Great Plains False Willow (Baccharis salicina)
Great Plains False Willow Species Description
This species is native to North America north of Mexico.
Allergenicity: Great Plains False Willow (Baccharis salicina) is a severe allergen.
Pollination: Occurs in following seasons depending on latitude and elevation: Summer to Fall.
Angiosperm - Flowering Dicot: Plants in this group have two embryonic leaves (dicotyledons). Examples of dicotyledons are beans, buttercups, oaks, sunflowers, etc.
Shrub: A woody plant smaller than a tree, and usually with several stems from the same root.
Weed: Any plant growing in cultivated ground to the injury of the crop or desired vegetation, or to the disfigurement of the place; an unsightly, useless, or injurious plant.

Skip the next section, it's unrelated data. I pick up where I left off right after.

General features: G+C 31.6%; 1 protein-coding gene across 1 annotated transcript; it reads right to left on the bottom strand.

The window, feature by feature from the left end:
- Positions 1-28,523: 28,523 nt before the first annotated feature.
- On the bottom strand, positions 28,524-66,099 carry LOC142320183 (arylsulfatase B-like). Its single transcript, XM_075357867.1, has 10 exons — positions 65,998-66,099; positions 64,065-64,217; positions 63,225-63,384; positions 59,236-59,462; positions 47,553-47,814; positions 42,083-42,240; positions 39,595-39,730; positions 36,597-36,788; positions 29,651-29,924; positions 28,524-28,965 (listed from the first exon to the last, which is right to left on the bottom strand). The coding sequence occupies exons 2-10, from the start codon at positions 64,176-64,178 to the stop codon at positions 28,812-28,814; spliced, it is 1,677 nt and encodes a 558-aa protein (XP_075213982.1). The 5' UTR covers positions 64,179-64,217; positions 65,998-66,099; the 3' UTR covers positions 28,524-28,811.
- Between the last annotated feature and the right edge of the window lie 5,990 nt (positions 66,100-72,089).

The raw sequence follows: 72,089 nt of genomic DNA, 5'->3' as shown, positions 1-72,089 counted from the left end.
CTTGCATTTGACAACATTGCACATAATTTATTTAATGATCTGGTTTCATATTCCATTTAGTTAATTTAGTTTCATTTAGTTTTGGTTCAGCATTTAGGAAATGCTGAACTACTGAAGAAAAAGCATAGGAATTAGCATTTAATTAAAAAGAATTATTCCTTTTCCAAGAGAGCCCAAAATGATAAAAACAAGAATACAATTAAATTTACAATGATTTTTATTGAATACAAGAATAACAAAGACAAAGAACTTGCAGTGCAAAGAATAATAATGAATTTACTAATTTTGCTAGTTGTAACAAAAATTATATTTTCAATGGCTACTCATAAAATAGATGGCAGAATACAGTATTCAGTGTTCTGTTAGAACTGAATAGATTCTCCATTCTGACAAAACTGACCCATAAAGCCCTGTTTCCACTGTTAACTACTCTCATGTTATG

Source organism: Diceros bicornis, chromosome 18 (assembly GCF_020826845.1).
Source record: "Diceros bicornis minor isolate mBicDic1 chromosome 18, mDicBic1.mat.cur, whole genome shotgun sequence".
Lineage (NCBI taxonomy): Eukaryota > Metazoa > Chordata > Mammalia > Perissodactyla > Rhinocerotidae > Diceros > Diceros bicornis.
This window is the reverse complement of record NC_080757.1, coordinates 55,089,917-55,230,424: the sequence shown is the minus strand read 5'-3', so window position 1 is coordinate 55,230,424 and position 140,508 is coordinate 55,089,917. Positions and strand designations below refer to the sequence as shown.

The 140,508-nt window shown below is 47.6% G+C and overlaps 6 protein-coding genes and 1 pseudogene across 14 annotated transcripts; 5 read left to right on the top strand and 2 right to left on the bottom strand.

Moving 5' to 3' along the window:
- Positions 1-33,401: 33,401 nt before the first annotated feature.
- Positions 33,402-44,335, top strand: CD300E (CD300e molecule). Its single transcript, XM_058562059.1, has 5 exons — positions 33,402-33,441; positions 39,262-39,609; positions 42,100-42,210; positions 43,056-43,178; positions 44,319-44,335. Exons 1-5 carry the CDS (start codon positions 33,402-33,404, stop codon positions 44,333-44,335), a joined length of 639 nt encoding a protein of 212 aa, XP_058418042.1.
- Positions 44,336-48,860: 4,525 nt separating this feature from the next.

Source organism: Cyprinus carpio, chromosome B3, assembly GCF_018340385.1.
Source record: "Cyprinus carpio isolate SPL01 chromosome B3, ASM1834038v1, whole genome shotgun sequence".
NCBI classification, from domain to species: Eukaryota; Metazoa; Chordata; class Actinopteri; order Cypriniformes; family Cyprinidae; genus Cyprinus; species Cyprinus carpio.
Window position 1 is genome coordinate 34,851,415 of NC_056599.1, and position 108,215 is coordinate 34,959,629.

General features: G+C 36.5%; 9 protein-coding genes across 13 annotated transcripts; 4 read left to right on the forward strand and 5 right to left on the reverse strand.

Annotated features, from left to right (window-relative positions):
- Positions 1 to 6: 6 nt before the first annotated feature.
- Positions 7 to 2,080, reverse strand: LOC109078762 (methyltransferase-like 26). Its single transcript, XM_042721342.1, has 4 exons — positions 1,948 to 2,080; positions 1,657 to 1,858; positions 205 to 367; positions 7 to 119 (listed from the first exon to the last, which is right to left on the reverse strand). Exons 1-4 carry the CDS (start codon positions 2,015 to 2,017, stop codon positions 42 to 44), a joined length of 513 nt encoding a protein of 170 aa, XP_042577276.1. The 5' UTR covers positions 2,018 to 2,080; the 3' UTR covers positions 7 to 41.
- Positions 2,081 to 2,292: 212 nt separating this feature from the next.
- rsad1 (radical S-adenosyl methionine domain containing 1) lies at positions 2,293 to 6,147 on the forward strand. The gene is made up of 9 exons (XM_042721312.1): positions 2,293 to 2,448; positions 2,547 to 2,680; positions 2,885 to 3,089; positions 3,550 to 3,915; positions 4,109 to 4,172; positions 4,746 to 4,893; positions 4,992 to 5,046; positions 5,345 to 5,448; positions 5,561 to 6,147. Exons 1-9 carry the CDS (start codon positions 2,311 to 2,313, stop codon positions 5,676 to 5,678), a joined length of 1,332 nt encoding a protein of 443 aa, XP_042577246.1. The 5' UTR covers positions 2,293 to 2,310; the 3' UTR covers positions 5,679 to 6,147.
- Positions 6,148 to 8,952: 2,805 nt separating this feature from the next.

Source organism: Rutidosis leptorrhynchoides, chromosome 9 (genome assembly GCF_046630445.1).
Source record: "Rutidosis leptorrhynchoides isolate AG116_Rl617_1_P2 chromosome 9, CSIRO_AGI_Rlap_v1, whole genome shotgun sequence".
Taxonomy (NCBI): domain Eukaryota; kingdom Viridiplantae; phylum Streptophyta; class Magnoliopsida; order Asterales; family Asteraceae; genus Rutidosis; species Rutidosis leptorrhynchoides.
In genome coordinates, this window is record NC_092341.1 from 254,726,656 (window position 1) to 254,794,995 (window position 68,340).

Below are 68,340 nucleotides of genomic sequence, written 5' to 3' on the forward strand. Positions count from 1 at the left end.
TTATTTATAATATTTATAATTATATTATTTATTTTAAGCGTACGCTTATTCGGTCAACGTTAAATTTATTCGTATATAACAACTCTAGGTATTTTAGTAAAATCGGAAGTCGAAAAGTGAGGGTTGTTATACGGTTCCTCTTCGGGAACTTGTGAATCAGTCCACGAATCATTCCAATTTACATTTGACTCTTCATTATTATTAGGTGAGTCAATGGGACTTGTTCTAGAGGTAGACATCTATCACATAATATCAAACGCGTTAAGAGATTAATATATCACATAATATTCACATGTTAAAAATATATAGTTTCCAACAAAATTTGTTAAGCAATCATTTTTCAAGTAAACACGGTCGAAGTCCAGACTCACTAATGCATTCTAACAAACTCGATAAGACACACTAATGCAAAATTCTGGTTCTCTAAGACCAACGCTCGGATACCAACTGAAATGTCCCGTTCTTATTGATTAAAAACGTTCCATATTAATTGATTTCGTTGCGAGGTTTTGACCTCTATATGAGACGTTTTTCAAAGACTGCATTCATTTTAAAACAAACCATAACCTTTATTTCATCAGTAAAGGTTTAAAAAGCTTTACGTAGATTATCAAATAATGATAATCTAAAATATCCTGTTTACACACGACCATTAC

Perennial: Living for many years.
Wetland Plant: Plants growing in aquatic or wetland habitats. These include all known floating, submerged, and emergent taxa, plus those that are found in permanently or seasonally wet habitats.
Woody Stem: Non-herbaceous. Lignified.
Evergreen: Retaining leaves throughout the year including changing seasons.
Great Plains False Willow Species Usage
Butterfly Plant: A plant that is known to attract butterflies.
More Great Plains False Willow (Baccharis salicina) imagesby Jessie M. Harris from BONAP